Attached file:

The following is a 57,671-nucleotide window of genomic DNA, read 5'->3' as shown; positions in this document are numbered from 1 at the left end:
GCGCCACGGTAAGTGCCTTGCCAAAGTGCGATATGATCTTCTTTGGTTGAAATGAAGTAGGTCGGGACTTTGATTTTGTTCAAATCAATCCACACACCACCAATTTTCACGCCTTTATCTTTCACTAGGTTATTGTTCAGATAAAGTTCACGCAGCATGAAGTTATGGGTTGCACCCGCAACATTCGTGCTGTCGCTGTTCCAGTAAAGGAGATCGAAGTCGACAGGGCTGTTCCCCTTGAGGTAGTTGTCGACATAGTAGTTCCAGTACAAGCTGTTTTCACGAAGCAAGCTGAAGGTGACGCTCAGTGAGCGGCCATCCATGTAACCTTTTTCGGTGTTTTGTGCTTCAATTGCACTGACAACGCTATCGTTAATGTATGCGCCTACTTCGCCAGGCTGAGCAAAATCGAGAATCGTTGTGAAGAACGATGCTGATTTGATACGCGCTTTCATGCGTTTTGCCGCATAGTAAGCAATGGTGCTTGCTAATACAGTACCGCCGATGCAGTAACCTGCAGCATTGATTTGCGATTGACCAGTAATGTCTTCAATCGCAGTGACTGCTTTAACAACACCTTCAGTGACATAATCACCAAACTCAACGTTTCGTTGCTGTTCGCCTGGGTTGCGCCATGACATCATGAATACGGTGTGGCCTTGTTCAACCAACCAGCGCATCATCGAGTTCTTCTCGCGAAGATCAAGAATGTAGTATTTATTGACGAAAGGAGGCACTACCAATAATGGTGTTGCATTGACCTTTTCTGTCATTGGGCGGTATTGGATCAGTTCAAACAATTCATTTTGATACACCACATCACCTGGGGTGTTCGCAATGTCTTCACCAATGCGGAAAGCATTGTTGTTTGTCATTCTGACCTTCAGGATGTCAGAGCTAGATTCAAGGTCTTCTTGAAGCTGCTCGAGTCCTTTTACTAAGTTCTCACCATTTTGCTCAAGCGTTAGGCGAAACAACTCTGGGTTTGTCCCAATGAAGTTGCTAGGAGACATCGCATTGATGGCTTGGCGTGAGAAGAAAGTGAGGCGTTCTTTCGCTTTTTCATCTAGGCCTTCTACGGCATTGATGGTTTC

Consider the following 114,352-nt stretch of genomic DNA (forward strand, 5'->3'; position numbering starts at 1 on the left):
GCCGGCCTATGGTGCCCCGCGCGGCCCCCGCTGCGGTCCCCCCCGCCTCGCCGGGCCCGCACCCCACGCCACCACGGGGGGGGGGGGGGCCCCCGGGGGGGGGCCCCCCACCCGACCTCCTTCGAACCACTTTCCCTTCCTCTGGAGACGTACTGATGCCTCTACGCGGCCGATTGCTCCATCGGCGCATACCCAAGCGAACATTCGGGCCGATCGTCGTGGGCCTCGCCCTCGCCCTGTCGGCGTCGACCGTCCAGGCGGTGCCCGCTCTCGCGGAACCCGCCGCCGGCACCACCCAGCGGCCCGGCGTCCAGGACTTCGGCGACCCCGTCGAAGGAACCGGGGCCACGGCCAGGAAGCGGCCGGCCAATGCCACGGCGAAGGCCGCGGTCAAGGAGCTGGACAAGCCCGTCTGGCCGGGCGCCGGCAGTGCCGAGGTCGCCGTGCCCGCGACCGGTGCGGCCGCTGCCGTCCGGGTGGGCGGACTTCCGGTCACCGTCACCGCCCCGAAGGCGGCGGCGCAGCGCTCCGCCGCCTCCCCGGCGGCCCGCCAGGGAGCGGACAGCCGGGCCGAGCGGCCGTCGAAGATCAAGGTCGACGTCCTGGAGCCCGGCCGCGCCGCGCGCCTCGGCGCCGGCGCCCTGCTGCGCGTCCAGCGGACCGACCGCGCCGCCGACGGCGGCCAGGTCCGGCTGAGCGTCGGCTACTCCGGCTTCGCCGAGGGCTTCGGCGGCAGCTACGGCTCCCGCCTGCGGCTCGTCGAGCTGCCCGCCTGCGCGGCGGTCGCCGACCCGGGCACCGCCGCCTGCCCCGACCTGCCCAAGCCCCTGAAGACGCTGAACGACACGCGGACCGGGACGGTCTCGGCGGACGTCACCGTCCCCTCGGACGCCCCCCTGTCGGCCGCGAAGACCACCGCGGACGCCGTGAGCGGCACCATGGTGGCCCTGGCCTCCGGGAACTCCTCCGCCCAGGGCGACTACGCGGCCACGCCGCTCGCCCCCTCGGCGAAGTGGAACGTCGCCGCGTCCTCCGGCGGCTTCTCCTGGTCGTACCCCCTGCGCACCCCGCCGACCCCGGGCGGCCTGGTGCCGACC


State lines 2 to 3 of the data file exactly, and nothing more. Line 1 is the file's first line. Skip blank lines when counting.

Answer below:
GCGCCACGGTAAGTGCCTTGCCAAAGTGCGATATGATCTTCTTTGGTTGAAATGAAGTAGGTCGGGACTTTGATTTTGTTCAAATCAATCCACACACCACCAATTTTCACGCCTTTATCTTTCACTAGGTTATTGTTCAGATAAAGTTCACGCAGCATGAAGTTATGGGTTGCACCCGCAACATTCGTGCTGTCGCTGTTCCAGTAAAGGAGATCGAAGTCGACAGGGCTGTTCCCCTTGAGGTAGTTGTCGACATAGTAGTTCCAGTACAAGCTGTTTTCACGAAGCAAGCTGAAGGTGACGCTCAGTGAGCGGCCATCCATGTAACCTTTTTCGGTGTTTTGTGCTTCAATTGCACTGACAACGCTATCGTTAATGTATGCGCCTACTTCGCCAGGCTGAGCAAAATCGAGAATCGTTGTGAAGAACGATGCTGATTTGATACGCGCTTTCATGCGTTTTGCCGCATAGTAAGCAATGGTGCTTGCTAATACAGTACCGCCGATGCAGTAACCTGCAGCATTGATTTGCGATTGACCAGTAATGTCTTCAATCGCAGTGACTGCTTTAACAACACCTTCAGTGACATAATCACCAAACTCAACGTTTCGTTGCTGTTCGCCTGGGTTGCGCCATGACATCATGAATACGGTGTGGCCTTGTTCAACCAACCAGCGCATCATCGAGTTCTTCTCGCGAAGATCAAGAATGTAGTATTTATTGACGAAAGGAGGCACTACCAATAATGGTGTTGCATTGACCTTTTCTGTCATTGGGCGGTATTGGATCAGTTCAAACAATTCATTTTGATACACCACATCACCTGGGGTGTTCGCAATGTCTTCACCAATGCGGAAAGCATTGTTGTTTGTCATTCTGACCTTCAGGATGTCAGAGCTAGATTCAAGGTCTTCTTGAAGCTGCTCGAGTCCTTTTACTAAGTTCTCACCATTTTGCTCAAGCGTTAGGCGAAACAACTCTGGGTTTGTCCCAATGAAGTTGCTAGGAGACATCGCATTGATGGCTTGGCGTGAGAAGAAAGTGAGGCGTTCTTTCGCTTTTTCATCTAGGCCTTCTACGGCATTGATGGTTTC

Consider the following 114,352-nt stretch of genomic DNA (forward strand, 5'->3'; position numbering starts at 1 on the left):